Review of My Vertical Sleeve Gastrectomy Experience: Lots of Photos, Videos and How Much it Cost.
Procedure specific satisfaction rating
I would like to share my weight loss surgery experience with you. My name is Emily Martens and I am 38 years old. I had the vertical sleeve gastrectomy surgery on August 20, 2012 with Dr. Jeffrey Gawel of Spectrum Health Bariatrics.
When I was about 28 years old I was considered morbidly obese after putting on about 60 pounds with my two pregnancies. I started off overweight to begin with. I kept seeing commercials for lap band surgery on TV and so I went to a bariatric office in Holland, MI, and had a group consult with Dr. Jon Schram. I was very interested in the procedure because it seemed less invasive than the other bariatric surgeries I had heard about and it appeared as though people were having success with it. I did not qualify to have it covered by insurance and I also had an internal debate going on in my head that I really didn’t need to have surgery if I would just try hard enough to lose weight and that God had made my body exactly how He wanted it at so it was mostly forgotten after that.
When I was 29 I went through a separation and a divorce and ended up putting on more weight in the process. I struggled with losing and regaining small amounts of weight, 10 or 20 pounds here or there. My gynecologist’s wife, who was a physician, was overseeing a medical weight loss program and so I decided to check that out. It was mostly a liquid diet and there was some behavioral therapy that was supposed to be involved. It was approved through my insurance, so I went and started the program. The office didn’t really follow up on me to make sure I was doing the behavioral health piece and I can say I don’t think I ever went for that part. I stuck to the 800 calories a day diet and lost over 50 pounds. Within the next 8 months I had gained it back plus 20-30 more pounds. I got up to 290 pounds at my highest weight.
The spring and beginning of summer 2012, I started talking to people at work that had the gastric sleeve surgery done. I asked lots of questions and had a friend on Facebook who had recently had a gastric bypass who was inspiring me. So, I called Spectrum Health Bariatrics who had just added physician Dr. Jon Schram to their team. I wanted Dr. Schram because I know he had done thousands of bariatric surgeries. When I called, though, he didn’t have privileges yet at the hospital in Grand Rapids so my surgery would have had to be in Holland, Michigan about 30 miles away. I opted to see the other physician in the office, Dr. Jeffrey Gawel. He was a general surgeon turned bariatric surgeon who had done a few hundred bariatric surgeries so I felt confident in his abilities.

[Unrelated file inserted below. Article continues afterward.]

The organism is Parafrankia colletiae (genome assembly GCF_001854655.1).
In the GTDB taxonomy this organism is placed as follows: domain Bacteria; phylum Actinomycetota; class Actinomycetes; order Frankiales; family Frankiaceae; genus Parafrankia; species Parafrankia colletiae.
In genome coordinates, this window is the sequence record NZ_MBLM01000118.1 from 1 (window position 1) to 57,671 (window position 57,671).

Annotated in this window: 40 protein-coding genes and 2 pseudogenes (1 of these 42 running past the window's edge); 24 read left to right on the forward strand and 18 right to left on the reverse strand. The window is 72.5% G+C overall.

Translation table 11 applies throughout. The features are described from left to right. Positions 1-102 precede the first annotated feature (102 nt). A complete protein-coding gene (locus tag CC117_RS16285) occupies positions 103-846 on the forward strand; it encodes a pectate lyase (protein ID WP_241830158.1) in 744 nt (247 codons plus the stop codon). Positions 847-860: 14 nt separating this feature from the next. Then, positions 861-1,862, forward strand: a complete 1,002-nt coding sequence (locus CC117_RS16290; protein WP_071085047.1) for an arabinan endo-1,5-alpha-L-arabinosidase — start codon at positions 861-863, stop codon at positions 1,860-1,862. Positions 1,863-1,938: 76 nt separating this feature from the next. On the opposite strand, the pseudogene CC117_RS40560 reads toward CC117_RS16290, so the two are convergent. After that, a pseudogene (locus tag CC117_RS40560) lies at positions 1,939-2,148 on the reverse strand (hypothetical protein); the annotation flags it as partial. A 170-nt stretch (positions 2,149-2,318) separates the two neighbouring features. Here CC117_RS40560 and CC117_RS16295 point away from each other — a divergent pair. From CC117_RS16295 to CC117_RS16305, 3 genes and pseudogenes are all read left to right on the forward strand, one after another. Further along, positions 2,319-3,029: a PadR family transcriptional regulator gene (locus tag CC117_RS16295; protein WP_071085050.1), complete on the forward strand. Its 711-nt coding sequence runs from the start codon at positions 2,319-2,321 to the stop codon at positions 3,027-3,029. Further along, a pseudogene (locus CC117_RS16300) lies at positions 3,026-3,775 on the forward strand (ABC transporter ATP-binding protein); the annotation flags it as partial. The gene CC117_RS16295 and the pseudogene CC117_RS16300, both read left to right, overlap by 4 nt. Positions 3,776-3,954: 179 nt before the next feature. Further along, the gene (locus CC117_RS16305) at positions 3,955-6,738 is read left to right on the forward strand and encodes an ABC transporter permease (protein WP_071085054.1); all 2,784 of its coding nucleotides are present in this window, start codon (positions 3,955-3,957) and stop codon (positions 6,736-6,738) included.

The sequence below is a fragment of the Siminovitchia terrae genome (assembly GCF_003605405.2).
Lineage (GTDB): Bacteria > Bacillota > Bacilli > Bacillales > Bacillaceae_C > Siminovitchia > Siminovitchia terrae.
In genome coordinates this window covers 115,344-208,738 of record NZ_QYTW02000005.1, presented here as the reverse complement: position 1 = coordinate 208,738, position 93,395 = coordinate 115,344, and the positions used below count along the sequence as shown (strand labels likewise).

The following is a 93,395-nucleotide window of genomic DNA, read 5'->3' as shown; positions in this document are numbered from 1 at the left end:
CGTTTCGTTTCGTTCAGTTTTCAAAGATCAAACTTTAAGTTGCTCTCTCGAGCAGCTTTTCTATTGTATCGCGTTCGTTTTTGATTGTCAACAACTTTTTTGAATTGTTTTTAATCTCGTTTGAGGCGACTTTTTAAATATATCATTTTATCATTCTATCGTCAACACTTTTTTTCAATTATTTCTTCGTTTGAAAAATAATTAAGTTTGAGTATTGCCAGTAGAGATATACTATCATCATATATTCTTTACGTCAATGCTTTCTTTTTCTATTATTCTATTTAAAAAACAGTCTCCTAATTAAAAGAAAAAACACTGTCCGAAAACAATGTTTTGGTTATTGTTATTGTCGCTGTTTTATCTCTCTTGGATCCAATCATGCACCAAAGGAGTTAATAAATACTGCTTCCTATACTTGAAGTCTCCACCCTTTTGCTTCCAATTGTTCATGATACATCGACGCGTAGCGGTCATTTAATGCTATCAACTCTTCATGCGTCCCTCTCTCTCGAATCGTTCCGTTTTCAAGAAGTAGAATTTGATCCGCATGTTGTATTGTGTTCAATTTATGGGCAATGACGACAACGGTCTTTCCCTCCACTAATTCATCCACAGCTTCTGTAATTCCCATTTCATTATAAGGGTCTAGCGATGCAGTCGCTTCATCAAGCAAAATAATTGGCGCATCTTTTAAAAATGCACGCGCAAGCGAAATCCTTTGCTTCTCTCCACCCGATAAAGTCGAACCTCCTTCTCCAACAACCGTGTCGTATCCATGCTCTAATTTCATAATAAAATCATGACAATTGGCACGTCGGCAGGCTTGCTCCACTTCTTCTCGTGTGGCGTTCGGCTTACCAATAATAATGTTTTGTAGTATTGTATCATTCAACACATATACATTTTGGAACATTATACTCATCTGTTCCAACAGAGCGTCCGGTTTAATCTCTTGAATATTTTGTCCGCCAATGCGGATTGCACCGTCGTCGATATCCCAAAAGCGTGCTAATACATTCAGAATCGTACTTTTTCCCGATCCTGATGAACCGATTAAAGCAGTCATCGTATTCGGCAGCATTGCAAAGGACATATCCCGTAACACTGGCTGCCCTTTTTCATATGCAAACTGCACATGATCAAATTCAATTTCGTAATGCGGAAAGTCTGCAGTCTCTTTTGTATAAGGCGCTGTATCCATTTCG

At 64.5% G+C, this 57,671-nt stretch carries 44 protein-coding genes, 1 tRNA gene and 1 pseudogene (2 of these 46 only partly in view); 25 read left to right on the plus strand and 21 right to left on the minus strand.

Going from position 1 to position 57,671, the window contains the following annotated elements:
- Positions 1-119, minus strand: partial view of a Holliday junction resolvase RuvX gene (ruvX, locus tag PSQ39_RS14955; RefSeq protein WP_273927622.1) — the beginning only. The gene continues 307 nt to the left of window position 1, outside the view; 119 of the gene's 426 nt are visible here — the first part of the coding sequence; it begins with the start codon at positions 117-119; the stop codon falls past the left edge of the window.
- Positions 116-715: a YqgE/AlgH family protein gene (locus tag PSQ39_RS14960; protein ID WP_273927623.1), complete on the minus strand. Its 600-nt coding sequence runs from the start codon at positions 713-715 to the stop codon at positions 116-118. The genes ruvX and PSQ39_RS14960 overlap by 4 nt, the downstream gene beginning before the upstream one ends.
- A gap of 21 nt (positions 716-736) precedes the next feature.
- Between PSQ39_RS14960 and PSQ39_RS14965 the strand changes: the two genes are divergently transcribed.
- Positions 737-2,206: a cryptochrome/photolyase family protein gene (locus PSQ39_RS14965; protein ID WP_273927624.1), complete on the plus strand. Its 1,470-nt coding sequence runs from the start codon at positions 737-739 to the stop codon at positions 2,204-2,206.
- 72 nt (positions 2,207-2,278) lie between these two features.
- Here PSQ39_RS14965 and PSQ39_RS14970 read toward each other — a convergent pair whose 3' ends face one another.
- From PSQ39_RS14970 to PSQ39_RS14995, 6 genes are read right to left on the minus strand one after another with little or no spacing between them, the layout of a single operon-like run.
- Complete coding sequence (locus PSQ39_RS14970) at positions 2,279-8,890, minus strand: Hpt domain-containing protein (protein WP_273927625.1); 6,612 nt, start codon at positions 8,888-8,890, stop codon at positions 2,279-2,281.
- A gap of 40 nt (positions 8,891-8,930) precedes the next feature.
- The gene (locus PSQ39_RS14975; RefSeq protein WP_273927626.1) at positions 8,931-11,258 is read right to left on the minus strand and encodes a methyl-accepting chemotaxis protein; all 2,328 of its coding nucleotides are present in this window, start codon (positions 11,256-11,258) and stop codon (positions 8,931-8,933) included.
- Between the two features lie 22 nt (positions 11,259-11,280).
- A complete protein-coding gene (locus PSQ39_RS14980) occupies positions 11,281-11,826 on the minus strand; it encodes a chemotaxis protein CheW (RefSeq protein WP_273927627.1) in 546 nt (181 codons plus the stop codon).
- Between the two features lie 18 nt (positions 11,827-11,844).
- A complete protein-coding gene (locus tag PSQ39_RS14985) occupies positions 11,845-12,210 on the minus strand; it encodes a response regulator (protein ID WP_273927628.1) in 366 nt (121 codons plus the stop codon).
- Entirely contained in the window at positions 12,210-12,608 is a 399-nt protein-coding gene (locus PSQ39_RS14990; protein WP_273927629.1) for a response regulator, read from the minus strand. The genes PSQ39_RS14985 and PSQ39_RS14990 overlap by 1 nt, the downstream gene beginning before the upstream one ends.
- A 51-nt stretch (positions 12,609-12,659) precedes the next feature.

I read my insurance company’s medical policy on bariatric surgery and I felt that I fit the criteria. I went in for my consultation with Dr. Gawel. He was a pleasant man and he thought that I would be a good candidate for surgery. The office got an insurance approval to have the surgery covered and before I knew it I was doing the pre-op dietician visits, diet, and testing and surgery was scheduled. There was a liquid diet prior to surgery and there were visits with a dietician which talked about healthy eating choices after surgery.
Between my consult and surgery, I developed gall stones, so a plan was made to have my gall bladder removed at the same time as my vertical sleeve gastrectomy.
The day of surgery my parents came with me to Spectrum Health Blodgett Hospital in Grand Rapids. I was ready to have this done. I had seen some pictures of myself from a camping trip I had gone on and was sad to see what I had done to my body. I wanted help and hated suffering from obesity. I wanted a new start. They told me I would need to stay at least one night but possibly two depending on my water and protein intake and pain, etc. Some people hardly experience a bit of pain and others have a lot of pain. I had no idea what to expect. I wasn’t worried about that part I just wanted to start my weight loss journey.